Gerard Heymans (1857-1930), the father of Dutch psychology, was too far ahead of his time, with his use of empirical methods and statistics, to gain recognition in Europe, although his work was valued in the United States. Hence it is no coincidence that the first scholarly biography to be devoted to Heymans had to wait eighty years after his death. Heymans started out as a philosopher but found that psychology was the subject where he could really apply his ideas. Kars Dekker will be awarded a PhD for this belated biography on 23 June 2011.
Heymans’ law, the gist of which is that a strong stimulus reduces responsiveness to other sensory perceptions, is well known in the United States but completely unknown in Europe. This is due not so much to Dutch disregard of our great scientists as to the fact that Heymans in particular had the misfortune to live at a time when psychology was not fashionable in the Netherlands, let alone his empirical approach to it. As his biographer Kars Dekker puts it, ‘Some of his scientific work failed to attract attention in Europe, it was never documented. He was regarded more as a philosopher. After he died his successors did not continue his work either. It was not until the 1950s that the hypothetico-deductive method, a blend of empiricism and rationalism, conquered European psychology.’
Heymans investigated the psychological differences between men and women using statistical correlations, thus laying the foundations for research into gender differences. His psychology of women is regarded as one of the few more or less unprejudiced studies from that era. His approach, using research methods such as questionnaires and statistical techniques – common practice nowadays – made him the first scientific psychologist in the Netherlands, confirmed by the fact that he was awarded a grant for the first laboratory of experimental psychology in 1892.
Heymans was born in 1857 in the Frisian village of Ferwerd and studied in Leiden, where he gained his PhD in Economics (known as ‘staathuishoudkunde’ at that time). He went on to take another PhD in philosophy with a thesis on ethics. In 1890 he settled in Groningen, having been appointed Professor of Philosophy and Psychology (‘zielkunde’). In the early part of that period he published two standard works, Die Gesetze und Elemente des wissenschaftlichen Denkens (The laws and elements of scientific thought) and Schets eener kritische geschiedenis van het causaliteitsbegrip in de nieuwere wijsbegeerte (Outline of a critical history of the concept of causality in recent philosophy). He remained at the University until 1927, where he was a popular professor.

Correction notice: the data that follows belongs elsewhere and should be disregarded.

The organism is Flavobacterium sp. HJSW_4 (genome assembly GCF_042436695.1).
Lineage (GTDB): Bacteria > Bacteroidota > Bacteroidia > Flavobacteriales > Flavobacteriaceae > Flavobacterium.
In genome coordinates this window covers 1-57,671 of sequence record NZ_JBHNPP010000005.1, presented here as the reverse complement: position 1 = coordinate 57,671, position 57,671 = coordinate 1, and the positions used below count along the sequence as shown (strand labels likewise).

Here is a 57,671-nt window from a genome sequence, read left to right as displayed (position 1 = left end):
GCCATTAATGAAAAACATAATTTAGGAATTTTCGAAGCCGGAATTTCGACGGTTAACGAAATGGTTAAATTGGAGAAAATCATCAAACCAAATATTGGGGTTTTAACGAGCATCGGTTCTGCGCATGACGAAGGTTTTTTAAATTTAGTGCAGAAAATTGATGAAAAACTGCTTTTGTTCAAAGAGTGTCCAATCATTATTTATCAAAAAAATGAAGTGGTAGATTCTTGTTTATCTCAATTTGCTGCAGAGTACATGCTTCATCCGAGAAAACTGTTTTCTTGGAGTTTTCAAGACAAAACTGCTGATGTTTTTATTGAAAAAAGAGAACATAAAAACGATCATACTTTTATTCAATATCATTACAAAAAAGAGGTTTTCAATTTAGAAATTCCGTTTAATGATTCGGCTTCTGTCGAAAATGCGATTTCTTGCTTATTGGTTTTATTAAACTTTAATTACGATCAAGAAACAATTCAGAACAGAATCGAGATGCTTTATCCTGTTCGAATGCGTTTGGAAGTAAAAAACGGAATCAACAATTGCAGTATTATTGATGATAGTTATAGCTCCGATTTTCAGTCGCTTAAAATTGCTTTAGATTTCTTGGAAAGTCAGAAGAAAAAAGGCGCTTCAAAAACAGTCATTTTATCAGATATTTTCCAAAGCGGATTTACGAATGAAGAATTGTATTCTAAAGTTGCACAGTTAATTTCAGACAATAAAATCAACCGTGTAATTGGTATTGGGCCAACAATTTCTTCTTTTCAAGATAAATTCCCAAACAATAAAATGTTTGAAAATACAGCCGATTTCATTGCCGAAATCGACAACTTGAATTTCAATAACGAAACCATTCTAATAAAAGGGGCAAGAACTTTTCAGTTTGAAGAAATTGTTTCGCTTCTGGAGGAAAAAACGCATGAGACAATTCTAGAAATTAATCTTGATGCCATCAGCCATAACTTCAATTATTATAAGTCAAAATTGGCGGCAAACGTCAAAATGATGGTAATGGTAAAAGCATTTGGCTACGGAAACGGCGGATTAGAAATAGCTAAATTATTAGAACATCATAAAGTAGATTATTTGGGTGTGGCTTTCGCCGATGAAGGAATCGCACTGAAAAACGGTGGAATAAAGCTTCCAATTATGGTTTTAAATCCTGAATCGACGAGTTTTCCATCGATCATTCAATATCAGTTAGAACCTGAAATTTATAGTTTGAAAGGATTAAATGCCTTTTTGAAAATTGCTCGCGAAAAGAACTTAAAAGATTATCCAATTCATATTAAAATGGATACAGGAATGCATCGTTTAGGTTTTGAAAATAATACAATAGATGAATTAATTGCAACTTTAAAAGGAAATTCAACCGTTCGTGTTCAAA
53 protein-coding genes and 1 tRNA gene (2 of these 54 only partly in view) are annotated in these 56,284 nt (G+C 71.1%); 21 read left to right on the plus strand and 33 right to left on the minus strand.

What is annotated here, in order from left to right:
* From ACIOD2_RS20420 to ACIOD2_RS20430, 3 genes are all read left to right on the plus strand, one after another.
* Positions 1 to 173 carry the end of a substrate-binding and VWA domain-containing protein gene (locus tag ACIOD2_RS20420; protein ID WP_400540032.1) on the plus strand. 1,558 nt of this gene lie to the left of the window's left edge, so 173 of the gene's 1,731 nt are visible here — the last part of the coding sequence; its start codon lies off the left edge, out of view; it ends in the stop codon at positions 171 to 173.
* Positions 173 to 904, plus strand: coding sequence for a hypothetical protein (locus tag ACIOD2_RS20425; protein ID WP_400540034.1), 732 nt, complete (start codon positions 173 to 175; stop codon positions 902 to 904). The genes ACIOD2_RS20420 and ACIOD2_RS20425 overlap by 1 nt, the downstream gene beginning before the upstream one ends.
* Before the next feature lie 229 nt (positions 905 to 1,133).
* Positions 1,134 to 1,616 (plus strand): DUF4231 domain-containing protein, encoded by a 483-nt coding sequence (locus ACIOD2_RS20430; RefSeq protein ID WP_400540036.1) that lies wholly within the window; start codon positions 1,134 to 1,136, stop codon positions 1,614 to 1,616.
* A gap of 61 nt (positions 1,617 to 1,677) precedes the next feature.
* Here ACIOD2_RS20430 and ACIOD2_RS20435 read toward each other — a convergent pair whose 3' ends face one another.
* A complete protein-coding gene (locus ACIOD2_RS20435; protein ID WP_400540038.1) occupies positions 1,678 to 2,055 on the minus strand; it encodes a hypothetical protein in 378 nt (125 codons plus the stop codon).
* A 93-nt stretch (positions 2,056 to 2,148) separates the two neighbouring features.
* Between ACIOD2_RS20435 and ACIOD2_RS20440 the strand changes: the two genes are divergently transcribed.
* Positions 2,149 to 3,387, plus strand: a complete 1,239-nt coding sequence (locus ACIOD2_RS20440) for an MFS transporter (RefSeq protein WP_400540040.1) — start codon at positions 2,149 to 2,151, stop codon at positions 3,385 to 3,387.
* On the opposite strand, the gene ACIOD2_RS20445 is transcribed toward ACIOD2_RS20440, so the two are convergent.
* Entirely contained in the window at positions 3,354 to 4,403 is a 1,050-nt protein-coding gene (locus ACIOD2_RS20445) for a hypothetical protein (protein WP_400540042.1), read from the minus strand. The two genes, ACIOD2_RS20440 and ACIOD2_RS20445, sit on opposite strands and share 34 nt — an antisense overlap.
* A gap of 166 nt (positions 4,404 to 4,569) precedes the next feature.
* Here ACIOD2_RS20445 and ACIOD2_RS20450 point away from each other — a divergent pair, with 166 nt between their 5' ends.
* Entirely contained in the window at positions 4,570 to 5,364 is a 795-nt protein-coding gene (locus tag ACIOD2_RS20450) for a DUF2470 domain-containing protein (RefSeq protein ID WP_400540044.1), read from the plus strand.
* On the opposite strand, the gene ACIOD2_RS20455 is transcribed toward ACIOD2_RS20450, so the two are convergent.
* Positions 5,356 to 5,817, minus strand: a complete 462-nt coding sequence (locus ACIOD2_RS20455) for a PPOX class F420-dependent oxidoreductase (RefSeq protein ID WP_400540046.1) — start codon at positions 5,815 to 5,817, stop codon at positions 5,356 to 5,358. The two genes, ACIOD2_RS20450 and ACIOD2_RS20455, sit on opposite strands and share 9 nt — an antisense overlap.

Heymans was not only a psychologist, he also took a keen interest in world affairs. He intervened in the Dreyfus affair in France, for example, in which a Jewish officer was unjustly convicted of espionage. Soon after the First World War he and astronomer J.C. Kapteyn wrote an open letter to the academies of the allied countries and the United States of America calling upon them to show some sympathy for their former enemy Germany.
Heymans had the misfortune that although his scientific approach to psychology had already gained acceptance in the United States, it had not in Europe, where dinosaurs such as Freud, Jung and Wundt stood in the way of statistics and empiricism with their much more introspective approach. Hence the fact that his successors – Henri Brugmans in psychology and Leonard Polak in philosophy – did not continue his work. It took twenty years for European psychology to be won over to a statistical approach, for which Heymans was never given credit.
Having attended junior secondary technical school, Kars Dekker (Onstwedde, 1950) moved on to pre-university school as a mature student and then studied experimental psychology at the University of Groningen. From 1988 to 1990 he worked as a researcher at the Verkeerskundig Studiecentrum (Traffic Study Centre), as well as teaching and conducting research for a multicultural institute. He came across the name ‘Heymans’ early in life, as the pre-university school he attended was the Noordelijk Avondcollege, which used the town’s former Heymans Lyceum as one of its premises. The man and his work continued to fascinate him to such an extent that he eventually decided to write a biography of Heymans in his spare time.
Contact: Kars Dekker, via the Communication Office, phone 050-363 4444, email: communication rug.nl
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